Enterprise IT executives looking to cut expenses in 2009 will consider outsourcing, but industry watchers argue moving from fixed to variable costs could also result in unreliable services, unpredictable outcomes and financial woes.
"Throughout the history of outsourcing, we've seen during the tough times that a lot of these decisions are extremely tactical, short-term oriented and present consequences downstream," says Ben Pring, research vice president at Gartner. "An uncertain economy is not a slam dunk for outsourcers, but some very bad deals can be put in place. It's the ugly truth of outsourcing."
Outsourcing in a tight economy can represent a classic case of "You get what you pay for" to enterprise IT executives, analysts say. For instance, companies looking to squeeze costs out of a contract with a service provider can suffer degraded service levels without too much concern from the outsourcer, Pring explains. Passing responsibility for infrastructure, applications or staffing to a third-party -- regardless of the economy -- leaves the customer vulnerable to the whims of the provider and can make outsourcing a risky proposition in tough financial times.
In the short term the deal may help a company's bottom line, but long term, enterprise companies need high-quality services to better compete.
"Oftentimes, you are going to be disappointed with the level of cost reduction you can achieve in an outsourcing deal, and if that is all you are focused on, inevitably, it will produce a bad deal," Pring says. "Historically customers get lousy quality of service when trying to squeeze an outsourcer. . . . Really the service provider has no incentive to invest in better services or staff for a smaller contract."
The trend toward shorter-term contracts and smaller deals will continue in 2009, according to global sourcing advisory firm TPI, and despite the rush to reduce expenses, contract negotiation cycles have lengthened -- which could benefit both customer and provider.
"One of the big concerns for TPI is that in the angst and rush to judgment, decisions could be made without fully evaluating the risk," says Mike Slavin, partner and managing director for CIO Services North America at TPI. "Once a firm has made the decision to outsource, it is a pretty hard decision to come back from in the short term."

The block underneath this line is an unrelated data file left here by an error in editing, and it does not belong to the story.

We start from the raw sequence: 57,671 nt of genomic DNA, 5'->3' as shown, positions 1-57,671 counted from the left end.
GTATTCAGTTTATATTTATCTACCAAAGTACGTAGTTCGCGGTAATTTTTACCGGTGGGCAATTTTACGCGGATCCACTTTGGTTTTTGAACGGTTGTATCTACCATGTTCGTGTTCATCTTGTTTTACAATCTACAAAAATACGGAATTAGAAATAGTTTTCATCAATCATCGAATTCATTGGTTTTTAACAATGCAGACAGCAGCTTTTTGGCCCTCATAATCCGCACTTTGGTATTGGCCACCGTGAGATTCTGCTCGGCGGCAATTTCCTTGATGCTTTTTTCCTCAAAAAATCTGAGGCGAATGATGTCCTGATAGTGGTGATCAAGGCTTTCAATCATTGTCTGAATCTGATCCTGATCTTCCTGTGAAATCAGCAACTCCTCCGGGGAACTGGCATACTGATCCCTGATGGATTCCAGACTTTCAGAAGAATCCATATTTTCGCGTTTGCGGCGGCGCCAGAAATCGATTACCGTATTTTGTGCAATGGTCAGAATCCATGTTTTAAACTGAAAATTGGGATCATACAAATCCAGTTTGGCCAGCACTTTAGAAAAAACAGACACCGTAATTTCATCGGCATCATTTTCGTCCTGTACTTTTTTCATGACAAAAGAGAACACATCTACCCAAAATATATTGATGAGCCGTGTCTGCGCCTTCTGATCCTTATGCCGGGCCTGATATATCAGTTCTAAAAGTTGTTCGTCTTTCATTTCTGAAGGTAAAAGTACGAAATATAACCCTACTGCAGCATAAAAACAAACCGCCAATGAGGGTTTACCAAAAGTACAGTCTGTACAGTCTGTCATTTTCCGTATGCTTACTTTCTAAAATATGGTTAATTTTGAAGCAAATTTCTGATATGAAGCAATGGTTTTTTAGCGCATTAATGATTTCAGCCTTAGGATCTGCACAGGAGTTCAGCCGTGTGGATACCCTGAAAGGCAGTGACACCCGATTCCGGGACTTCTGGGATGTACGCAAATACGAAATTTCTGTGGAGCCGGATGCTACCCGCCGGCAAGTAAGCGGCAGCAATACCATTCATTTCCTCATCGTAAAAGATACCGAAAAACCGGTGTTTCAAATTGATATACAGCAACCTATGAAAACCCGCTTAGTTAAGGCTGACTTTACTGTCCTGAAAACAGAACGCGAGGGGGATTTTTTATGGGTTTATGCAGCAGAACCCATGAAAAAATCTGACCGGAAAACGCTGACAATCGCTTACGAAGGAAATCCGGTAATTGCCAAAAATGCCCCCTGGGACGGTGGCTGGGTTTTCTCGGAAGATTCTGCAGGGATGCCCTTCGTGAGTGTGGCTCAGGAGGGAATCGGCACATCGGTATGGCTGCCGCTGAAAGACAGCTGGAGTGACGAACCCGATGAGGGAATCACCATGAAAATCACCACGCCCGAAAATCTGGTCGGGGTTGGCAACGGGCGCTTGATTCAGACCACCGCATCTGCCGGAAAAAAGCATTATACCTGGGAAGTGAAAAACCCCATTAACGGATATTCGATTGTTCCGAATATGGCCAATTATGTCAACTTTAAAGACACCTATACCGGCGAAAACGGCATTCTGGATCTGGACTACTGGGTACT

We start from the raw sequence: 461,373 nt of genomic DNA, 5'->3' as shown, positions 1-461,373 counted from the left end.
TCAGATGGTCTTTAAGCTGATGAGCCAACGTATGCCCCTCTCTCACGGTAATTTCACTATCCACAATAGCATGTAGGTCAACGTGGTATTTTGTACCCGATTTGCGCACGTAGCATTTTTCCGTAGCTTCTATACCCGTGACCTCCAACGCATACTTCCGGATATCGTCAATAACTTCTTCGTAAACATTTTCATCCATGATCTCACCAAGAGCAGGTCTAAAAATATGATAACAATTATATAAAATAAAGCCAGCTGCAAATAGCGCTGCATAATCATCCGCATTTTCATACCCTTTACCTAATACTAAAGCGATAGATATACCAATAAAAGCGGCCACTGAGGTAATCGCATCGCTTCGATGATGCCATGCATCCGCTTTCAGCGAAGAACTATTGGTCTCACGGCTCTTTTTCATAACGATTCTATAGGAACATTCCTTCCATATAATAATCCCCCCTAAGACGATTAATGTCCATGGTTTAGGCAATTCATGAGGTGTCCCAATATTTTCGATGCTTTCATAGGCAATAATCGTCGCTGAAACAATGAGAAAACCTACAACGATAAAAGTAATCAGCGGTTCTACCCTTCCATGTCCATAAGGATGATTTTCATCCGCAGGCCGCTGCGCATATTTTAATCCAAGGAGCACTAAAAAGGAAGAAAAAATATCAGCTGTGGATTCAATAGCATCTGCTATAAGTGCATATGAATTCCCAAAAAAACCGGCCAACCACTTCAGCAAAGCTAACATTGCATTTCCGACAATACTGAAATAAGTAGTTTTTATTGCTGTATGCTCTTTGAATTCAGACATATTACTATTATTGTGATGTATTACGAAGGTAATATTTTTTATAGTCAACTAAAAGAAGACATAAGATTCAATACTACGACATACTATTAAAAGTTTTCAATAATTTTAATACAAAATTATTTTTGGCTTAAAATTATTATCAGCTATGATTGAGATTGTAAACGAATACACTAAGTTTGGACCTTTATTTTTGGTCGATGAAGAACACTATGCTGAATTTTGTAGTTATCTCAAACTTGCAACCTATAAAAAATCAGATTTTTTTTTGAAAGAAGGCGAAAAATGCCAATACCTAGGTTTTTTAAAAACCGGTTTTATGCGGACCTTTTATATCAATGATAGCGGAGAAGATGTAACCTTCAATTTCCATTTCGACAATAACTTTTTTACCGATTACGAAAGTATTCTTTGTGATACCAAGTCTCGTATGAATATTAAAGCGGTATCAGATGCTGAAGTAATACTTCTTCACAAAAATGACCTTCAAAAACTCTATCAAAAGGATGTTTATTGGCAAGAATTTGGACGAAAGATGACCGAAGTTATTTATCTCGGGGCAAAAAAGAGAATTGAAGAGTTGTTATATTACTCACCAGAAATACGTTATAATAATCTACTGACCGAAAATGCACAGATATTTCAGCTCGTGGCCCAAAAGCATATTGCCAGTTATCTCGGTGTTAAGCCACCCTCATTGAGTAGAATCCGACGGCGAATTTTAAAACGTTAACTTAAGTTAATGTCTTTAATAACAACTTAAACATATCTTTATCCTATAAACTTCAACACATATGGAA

Because economic uncertainty for 2009 has reached a fever pitch, enterprise IT executives need to be smarter than ever about signing services contracts. By no means should companies abandon outsourcing as an attractive option, but when looking to strike a deal with a service provider, enterprise IT executives need to take a step back from the need to reduce expenses immediately and think about IT needs a year or more from now, analysts say.
"It's so tumultuous that there is no clear line of sight in terms of when the end of the upset will come. There is still too much we don't know," says Christine Ferrusi Ross, vice president and research director at Forrester Research. "A lot of clients coming up on renewals are being extremely cautious and taking their time to weigh risks and get the right deal for them."
Analysts advise enterprise IT decision makers to research service providers' financials, product road maps, deal flow and turnover. Outsourcers are not safe from the current economic conditions and may not survive the storm any better than others. "There has to be a big focus on vendor risk and vendor viability. The deal may sound great now, but if the vendor goes south in six months, where does that leave you?" Ross says.
Another key factor to investigate is service levels. Talk to providers' current clients and determine if they have begun to slip on service levels or started to reveal gaps in service, analysts say.
"A lot of these outsourcers are not immune to the meltdown that is occurring; many of the bigger ones have been working with financial services institutions, and inevitably that will hurt even the biggest service providers," Gartner's Pring says.
This story, "Outsourcing Won't Be a Cure-All in 2009" was originally published by Network World.